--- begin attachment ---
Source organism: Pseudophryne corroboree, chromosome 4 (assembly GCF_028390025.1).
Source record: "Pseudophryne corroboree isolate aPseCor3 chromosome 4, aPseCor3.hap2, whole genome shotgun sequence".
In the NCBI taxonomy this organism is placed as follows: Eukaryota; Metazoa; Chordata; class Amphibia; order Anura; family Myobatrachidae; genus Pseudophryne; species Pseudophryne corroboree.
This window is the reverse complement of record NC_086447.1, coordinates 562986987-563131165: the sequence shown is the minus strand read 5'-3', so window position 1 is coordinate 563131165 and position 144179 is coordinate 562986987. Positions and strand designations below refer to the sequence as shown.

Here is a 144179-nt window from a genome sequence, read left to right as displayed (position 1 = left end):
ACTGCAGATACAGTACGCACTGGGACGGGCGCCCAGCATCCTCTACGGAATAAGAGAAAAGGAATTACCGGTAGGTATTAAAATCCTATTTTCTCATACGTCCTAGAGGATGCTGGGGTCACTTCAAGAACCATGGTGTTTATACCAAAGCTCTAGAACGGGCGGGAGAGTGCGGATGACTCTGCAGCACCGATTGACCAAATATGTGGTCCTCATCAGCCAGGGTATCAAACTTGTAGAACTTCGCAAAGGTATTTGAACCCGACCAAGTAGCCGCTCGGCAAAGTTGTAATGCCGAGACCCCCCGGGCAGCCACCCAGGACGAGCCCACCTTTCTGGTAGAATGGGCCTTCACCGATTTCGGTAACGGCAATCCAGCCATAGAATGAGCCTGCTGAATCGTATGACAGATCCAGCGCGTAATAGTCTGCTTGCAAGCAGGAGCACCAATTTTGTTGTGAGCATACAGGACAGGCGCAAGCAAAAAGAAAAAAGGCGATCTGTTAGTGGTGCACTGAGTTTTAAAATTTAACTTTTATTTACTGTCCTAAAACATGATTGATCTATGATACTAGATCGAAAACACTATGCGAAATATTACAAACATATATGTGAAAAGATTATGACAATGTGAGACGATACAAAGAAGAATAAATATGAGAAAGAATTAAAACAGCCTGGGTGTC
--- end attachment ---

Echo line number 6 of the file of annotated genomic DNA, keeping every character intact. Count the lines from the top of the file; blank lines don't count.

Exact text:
ACTGCAGATACAGTACGCACTGGGACGGGCGCCCAGCATCCTCTACGGAATAAGAGAAAAGGAATTACCGGTAGGTATTAAAATCCTATTTTCTCATACGTCCTAGAGGATGCTGGGGTCACTTCAAGAACCATGGTGTTTATACCAAAGCTCTAGAACGGGCGGGAGAGTGCGGATGACTCTGCAGCACCGATTGACCAAATATGTGGTCCTCATCAGCCAGGGTATCAAACTTGTAGAACTTCGCAAAGGTATTTGAACCCGACCAAGTAGCCGCTCGGCAAAGTTGTAATGCCGAGACCCCCCGGGCAGCCACCCAGGACGAGCCCACCTTTCTGGTAGAATGGGCCTTCACCGATTTCGGTAACGGCAATCCAGCCATAGAATGAGCCTGCTGAATCGTATGACAGATCCAGCGCGTAATAGTCTGCTTGCAAGCAGGAGCACCAATTTTGTTGTGAGCATACAGGACAGGCGCAAGCAAAAAGAAAAAAGGCGATCTGTTAGTGGTGCACTGAGTTTTAAAATTTAACTTTTATTTACTGTCCTAAAACATGATTGATCTATGATACTAGATCGAAAACACTATGCGAAATATTACAAACATATATGTGAAAAGATTATGACAATGTGAGACGATACAAAGAAGAATAAATATGAGAAAGAATTAAAACAGCCTGGGTGTC